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Conformal Mold Cooling is the Solution for Cheaper Plastic Parts

Trevor English
May 17, 2018

Conformal mold cooling is an industry game changer in the realm of injection molding. Essentially, it gives conventional injection molds conforming cooling channels that help improve cycle times, thus making more parts.

Put even simpler, conformal mold cooling techniques allow the use of cooling lines inside of an injection mold to cool the injected plastic even faster.

Just implementing conformal cooling techniques with no upfront engineering can reduce mold cycle time by around 10%. For those of you not in tune with injection molding, this means that manufacturers can produce more parts in a given amount of time – an efficiency improvement.

By putting in even more upfront effort in the mold cooling setup like FEA, CFD, among other methods, even greater improvements in efficiency can be made. These improvements pushing cycle times down by 20 to 40%.

With a brief overview of conformal mold cooling out of the way and a look at it’s potential in the industry, let’s take a look at the numbers regarding just what it might be able to do.

Assuming we have one mold that is in the injection molding press 100% of the time and already generates $500,000 per year in sales without conformal cooling. You might expect these sales to generate about $39,000 in income each year. By implementing conformal cooling at various levels, we can see the effect this has below:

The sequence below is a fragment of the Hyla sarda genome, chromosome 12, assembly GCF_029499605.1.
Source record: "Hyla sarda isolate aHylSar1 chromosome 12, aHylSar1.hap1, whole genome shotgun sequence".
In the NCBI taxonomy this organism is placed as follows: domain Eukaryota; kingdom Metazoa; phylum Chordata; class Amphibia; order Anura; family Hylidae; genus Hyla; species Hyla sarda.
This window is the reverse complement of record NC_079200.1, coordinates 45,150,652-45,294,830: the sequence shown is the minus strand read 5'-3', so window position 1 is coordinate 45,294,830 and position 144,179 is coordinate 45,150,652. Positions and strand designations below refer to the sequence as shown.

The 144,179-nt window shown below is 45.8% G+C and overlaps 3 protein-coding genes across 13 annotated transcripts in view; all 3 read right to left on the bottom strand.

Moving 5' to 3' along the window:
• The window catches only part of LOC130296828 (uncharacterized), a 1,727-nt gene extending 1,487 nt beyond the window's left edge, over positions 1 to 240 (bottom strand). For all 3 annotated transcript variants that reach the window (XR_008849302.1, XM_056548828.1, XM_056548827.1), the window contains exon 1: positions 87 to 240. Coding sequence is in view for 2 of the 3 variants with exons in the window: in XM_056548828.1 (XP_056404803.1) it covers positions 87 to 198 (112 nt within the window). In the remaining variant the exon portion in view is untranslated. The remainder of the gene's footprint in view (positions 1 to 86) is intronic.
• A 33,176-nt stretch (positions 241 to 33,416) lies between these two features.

20% cycle time reduction = $49,500 in profit (27% improvement)

40% cycle time reduction = $60,500 in profit (55% improvement)

Now, when you implement conformal mold cooling into a design, it obviously costs money for the upfront engineering analysis and the mold reworking in order to achieve efficiency improvements to these levels. We can assume that you would pay for this work and tooling out of the increased profit produced by the improved molds.

Graphic of Mold Cooling



There are other factors to consider as well, however. Conformal cooling can improve part regularity because it allows for more even cooling. This ultimately reduces the risk of recall on the manufacturer’s behalf, saving money on that front. Stepping back from recall, lower rejects also save money with fewer wasted parts.

On top of all of these benefits, the improved efficiency of any given mold using conformal cooling frees up additional press capacity due to the productivity increases. If you had a simple 10-press plant and achieved a 20% cycle reduction, there would be 2 extra presses left unused on the floor. Assuming the same level of sales from our previous statement, that means an extra $500,000 per additional press ($1 million total).

All these benefits start adding up and conformal cooling starts to sound worth it. Implementing conformal cooling in your designs effectively can and likely will save you money in the long run. If you’re not considering it already, you need to start.


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Trevor English

Trevor is a civil engineer (B.S.) by trade and an accomplished author with a passion for inspiring everyone with new and exciting technologies. As the former editor of one of the world's top engineering websites, you can find his work covering technical topics across the web. In his free time he loves improving his design skills, reading about new technological advances, and exploring the realm of making things.